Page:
The point of this story is to illustrate all those things that recruitment specialists are always banging on about in action. It matters that people do what they are asked to in the job advert; it matters that presentation is clear, spelt correctly and concise; it matters what you wear and how you present yourself; it matters that you behave in a way that is true to yourself; and it matters that you know what you are talking about.  The other aspect is that, having ensured that the recruitment criteria are non-discriminatory in the first place, a group of future “co-workers” (as Americans call colleagues – but the term does somehow encompass a wider range of people) are pretty quick and effective at selecting who they would like to work with. Now we just have to hope that the two lovely candidates want to work with us…

Come over to My House

Come over to My ouse

“Come over to My House” in the Dr Seuss series was one of my favourite books as a child. It showed all sorts of houses and homes. Some people lived on stilts, some bathed in wooden tubs, some lived in wide houses, and thin houses (some so thin you could hardly get in!). Everyone was smiley and welcoming – and they all seemed to understand English. I lived abroad and so I knew that lots of people didn’t understand a word my family said – and we didn’t really understand them.  Watching news reports from around the world now, however, I am increasingly in awe of the quality of spoken English. Whether the journalist is interviewing someone on the Jordanian/Syrian border or in Cairo or in the middle of an industrial city in Germany it is remarkable how fluent and articulate so many people are in what is, to them, a foreign language.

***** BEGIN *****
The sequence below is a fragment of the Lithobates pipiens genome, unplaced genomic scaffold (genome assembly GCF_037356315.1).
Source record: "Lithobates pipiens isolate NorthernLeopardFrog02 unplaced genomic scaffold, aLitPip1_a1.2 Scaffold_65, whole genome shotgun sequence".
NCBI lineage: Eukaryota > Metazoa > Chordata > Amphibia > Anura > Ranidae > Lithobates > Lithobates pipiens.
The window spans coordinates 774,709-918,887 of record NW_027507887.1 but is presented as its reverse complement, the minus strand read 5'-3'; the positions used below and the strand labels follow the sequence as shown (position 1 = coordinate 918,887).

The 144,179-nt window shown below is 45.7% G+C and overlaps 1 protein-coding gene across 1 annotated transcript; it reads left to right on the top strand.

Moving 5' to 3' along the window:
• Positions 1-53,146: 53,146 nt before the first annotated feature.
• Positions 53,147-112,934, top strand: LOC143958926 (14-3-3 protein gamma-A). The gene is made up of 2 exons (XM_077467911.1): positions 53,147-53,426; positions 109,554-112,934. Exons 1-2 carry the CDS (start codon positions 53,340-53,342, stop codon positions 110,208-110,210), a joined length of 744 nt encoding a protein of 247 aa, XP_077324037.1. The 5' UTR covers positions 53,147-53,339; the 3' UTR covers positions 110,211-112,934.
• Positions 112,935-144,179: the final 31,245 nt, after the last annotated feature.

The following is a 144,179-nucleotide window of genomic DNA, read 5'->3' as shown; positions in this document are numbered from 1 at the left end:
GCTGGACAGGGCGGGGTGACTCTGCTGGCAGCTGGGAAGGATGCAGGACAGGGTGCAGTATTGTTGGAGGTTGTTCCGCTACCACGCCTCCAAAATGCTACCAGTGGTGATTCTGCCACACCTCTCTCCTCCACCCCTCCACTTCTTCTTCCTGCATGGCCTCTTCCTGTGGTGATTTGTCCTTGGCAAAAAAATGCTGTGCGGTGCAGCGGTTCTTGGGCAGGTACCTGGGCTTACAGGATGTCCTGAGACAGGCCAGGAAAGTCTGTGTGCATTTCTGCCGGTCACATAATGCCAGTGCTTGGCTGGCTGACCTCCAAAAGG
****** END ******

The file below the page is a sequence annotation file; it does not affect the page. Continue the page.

I suspect if English is one’s first language we can forget that the reason so many people learn English isn’t primarily to talk to British (or American) people, but with each other.  Even so, just because everyone else is learning to speak English, there is no reason for British people not to embrace foreign languages passionately.